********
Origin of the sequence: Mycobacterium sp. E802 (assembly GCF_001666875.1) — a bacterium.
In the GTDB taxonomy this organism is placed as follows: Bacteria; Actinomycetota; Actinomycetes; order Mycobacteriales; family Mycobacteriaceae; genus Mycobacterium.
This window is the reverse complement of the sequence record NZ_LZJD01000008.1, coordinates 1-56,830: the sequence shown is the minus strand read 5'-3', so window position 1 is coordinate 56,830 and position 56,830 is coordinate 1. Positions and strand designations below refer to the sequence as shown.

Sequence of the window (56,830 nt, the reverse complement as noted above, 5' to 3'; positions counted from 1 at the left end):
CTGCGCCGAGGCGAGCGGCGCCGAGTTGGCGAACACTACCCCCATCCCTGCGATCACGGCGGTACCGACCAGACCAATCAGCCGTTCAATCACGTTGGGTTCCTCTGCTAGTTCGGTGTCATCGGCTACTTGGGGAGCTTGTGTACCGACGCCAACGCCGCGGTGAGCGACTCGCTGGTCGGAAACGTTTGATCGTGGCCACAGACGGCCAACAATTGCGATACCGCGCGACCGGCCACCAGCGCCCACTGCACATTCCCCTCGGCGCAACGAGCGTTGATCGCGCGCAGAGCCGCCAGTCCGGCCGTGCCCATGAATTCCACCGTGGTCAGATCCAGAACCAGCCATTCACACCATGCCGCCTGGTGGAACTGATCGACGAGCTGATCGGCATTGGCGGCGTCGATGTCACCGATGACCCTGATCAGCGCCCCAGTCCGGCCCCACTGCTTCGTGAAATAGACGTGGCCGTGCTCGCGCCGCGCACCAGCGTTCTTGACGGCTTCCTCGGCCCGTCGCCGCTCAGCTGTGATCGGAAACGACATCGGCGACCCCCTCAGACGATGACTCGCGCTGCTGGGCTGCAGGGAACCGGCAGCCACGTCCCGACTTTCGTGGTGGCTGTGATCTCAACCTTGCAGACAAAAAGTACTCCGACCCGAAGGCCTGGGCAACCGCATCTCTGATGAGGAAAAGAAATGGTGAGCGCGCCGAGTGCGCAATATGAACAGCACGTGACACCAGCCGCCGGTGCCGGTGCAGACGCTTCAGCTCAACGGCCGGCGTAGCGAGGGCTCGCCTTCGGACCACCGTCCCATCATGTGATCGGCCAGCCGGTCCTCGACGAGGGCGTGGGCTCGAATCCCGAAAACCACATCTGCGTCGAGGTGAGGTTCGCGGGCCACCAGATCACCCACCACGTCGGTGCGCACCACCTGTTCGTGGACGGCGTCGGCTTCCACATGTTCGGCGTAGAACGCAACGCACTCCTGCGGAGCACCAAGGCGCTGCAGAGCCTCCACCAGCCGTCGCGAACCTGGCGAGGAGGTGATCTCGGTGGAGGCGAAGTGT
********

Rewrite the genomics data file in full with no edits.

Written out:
Origin of the sequence: Mycobacterium sp. E802 (assembly GCF_001666875.1) — a bacterium.
In the GTDB taxonomy this organism is placed as follows: Bacteria; Actinomycetota; Actinomycetes; order Mycobacteriales; family Mycobacteriaceae; genus Mycobacterium.
This window is the reverse complement of the sequence record NZ_LZJD01000008.1, coordinates 1-56,830: the sequence shown is the minus strand read 5'-3', so window position 1 is coordinate 56,830 and position 56,830 is coordinate 1. Positions and strand designations below refer to the sequence as shown.

Sequence of the window (56,830 nt, the reverse complement as noted above, 5' to 3'; positions counted from 1 at the left end):
CTGCGCCGAGGCGAGCGGCGCCGAGTTGGCGAACACTACCCCCATCCCTGCGATCACGGCGGTACCGACCAGACCAATCAGCCGTTCAATCACGTTGGGTTCCTCTGCTAGTTCGGTGTCATCGGCTACTTGGGGAGCTTGTGTACCGACGCCAACGCCGCGGTGAGCGACTCGCTGGTCGGAAACGTTTGATCGTGGCCACAGACGGCCAACAATTGCGATACCGCGCGACCGGCCACCAGCGCCCACTGCACATTCCCCTCGGCGCAACGAGCGTTGATCGCGCGCAGAGCCGCCAGTCCGGCCGTGCCCATGAATTCCACCGTGGTCAGATCCAGAACCAGCCATTCACACCATGCCGCCTGGTGGAACTGATCGACGAGCTGATCGGCATTGGCGGCGTCGATGTCACCGATGACCCTGATCAGCGCCCCAGTCCGGCCCCACTGCTTCGTGAAATAGACGTGGCCGTGCTCGCGCCGCGCACCAGCGTTCTTGACGGCTTCCTCGGCCCGTCGCCGCTCAGCTGTGATCGGAAACGACATCGGCGACCCCCTCAGACGATGACTCGCGCTGCTGGGCTGCAGGGAACCGGCAGCCACGTCCCGACTTTCGTGGTGGCTGTGATCTCAACCTTGCAGACAAAAAGTACTCCGACCCGAAGGCCTGGGCAACCGCATCTCTGATGAGGAAAAGAAATGGTGAGCGCGCCGAGTGCGCAATATGAACAGCACGTGACACCAGCCGCCGGTGCCGGTGCAGACGCTTCAGCTCAACGGCCGGCGTAGCGAGGGCTCGCCTTCGGACCACCGTCCCATCATGTGATCGGCCAGCCGGTCCTCGACGAGGGCGTGGGCTCGAATCCCGAAAACCACATCTGCGTCGAGGTGAGGTTCGCGGGCCACCAGATCACCCACCACGTCGGTGCGCACCACCTGTTCGTGGACGGCGTCGGCTTCCACATGTTCGGCGTAGAACGCAACGCACTCCTGCGGAGCACCAAGGCGCTGCAGAGCCTCCACCAGCCGTCGCGAACCTGGCGAGGAGGTGATCTCGGTGGAGGCGAAGTGT